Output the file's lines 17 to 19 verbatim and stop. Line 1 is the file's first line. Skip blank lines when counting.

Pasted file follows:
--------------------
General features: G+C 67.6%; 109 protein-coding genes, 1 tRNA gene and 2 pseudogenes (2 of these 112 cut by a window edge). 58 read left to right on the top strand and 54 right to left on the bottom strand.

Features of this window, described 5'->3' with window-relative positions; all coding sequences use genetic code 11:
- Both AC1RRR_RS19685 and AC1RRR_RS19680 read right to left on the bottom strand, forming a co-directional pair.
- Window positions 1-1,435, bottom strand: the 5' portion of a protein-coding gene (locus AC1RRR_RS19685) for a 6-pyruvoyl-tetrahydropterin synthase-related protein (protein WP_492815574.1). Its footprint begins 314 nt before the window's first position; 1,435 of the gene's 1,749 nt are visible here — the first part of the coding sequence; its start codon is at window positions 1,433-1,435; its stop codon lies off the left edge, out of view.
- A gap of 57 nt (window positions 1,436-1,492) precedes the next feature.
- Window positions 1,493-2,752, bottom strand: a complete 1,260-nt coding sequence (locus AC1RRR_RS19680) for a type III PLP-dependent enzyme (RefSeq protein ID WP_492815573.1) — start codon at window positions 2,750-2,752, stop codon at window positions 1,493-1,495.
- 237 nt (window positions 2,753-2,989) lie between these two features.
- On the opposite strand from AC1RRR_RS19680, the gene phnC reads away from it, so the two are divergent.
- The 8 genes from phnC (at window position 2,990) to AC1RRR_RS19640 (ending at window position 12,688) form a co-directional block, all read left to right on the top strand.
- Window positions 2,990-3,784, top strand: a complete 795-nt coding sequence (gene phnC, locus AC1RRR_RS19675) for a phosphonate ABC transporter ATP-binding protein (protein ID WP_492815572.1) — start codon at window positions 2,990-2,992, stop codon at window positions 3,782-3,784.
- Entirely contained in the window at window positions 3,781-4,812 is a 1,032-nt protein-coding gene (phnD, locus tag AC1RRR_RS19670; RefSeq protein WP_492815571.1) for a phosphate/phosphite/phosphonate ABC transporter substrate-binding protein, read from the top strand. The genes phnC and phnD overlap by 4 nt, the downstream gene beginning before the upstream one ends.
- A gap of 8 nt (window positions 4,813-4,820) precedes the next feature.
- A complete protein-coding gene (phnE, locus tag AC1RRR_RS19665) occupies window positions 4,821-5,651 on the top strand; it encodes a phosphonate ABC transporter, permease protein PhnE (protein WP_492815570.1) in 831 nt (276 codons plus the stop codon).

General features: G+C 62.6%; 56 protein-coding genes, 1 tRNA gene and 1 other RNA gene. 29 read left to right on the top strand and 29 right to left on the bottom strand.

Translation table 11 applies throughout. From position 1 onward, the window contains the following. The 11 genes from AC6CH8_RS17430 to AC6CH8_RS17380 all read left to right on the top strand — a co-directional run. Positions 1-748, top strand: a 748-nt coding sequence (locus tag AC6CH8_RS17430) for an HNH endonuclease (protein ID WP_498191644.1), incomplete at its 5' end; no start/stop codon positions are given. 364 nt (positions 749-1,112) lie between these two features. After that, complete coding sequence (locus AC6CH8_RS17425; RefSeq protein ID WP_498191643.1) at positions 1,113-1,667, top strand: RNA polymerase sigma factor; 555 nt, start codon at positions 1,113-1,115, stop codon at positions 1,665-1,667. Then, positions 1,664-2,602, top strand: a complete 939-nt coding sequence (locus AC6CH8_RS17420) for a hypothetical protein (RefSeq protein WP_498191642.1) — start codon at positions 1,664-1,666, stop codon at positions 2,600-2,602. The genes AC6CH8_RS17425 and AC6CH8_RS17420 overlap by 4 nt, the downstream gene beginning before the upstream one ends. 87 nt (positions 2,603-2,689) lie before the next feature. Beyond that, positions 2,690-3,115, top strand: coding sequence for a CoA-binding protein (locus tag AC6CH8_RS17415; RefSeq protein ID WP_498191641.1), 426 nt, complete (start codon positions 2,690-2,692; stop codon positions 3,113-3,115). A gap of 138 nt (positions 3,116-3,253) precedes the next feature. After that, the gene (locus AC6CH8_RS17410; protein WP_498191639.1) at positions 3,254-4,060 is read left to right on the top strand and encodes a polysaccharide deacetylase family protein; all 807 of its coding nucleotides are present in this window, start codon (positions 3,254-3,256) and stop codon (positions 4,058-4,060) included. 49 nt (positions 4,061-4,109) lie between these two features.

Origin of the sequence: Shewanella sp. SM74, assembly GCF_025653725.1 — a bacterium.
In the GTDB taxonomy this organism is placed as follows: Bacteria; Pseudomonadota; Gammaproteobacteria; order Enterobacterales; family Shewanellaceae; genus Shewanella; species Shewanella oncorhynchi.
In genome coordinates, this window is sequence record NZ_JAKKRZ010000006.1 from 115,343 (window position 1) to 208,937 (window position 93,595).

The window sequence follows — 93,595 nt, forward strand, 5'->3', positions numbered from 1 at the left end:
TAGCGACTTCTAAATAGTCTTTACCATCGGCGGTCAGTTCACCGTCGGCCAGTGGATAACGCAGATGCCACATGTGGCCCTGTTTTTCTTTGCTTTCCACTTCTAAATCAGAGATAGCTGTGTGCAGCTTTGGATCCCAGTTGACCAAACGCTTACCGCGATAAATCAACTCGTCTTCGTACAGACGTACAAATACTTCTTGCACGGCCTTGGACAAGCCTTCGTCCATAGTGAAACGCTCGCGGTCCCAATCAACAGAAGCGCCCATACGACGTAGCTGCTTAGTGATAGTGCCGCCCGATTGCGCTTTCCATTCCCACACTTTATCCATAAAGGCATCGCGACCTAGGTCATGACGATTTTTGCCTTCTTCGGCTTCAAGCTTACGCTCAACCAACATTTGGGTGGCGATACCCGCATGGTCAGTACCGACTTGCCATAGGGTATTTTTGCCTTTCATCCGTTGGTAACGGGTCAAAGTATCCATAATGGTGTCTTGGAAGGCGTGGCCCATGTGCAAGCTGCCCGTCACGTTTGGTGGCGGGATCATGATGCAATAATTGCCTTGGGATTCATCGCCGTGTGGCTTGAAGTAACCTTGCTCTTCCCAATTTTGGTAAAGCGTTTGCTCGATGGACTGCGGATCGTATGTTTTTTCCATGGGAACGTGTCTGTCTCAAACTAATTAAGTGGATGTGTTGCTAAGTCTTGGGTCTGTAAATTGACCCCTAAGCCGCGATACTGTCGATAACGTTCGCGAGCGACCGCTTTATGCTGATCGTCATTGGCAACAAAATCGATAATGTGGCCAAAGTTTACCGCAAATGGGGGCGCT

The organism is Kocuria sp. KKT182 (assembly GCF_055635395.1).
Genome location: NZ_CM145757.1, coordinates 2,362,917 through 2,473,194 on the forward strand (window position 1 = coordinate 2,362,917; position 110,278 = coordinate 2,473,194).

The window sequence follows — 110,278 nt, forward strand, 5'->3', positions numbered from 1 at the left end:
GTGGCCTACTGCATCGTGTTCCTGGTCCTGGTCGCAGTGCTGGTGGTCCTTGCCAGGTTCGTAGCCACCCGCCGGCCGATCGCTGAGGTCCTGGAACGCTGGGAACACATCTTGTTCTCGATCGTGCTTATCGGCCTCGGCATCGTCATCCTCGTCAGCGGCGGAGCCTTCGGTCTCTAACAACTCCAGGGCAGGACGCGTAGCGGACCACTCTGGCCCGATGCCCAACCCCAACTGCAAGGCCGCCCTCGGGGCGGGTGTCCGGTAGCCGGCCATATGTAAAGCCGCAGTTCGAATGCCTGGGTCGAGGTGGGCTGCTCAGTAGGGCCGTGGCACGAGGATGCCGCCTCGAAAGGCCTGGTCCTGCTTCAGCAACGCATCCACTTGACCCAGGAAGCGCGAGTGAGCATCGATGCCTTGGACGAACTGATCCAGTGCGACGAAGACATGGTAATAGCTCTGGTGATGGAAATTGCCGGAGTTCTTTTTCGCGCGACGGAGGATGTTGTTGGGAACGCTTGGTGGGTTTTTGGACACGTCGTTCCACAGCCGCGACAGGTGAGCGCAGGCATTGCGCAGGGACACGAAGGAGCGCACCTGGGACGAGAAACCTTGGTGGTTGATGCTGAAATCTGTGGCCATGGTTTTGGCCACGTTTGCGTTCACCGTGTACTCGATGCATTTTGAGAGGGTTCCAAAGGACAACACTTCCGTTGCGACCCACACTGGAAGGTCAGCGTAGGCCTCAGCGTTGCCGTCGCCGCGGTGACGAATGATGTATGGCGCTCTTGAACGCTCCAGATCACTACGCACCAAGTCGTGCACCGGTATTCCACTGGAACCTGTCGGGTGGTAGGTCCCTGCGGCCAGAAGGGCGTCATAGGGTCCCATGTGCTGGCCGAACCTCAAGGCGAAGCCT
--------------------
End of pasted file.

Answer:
In the GTDB taxonomy this organism is placed as follows: Bacteria; Pseudomonadota; Gammaproteobacteria; order Enterobacterales; family Shewanellaceae; genus Shewanella; species Shewanella oncorhynchi.
In genome coordinates, this window is sequence record NZ_JAKKRZ010000006.1 from 115,343 (window position 1) to 208,937 (window position 93,595).

The window sequence follows — 93,595 nt, forward strand, 5'->3', positions numbered from 1 at the left end: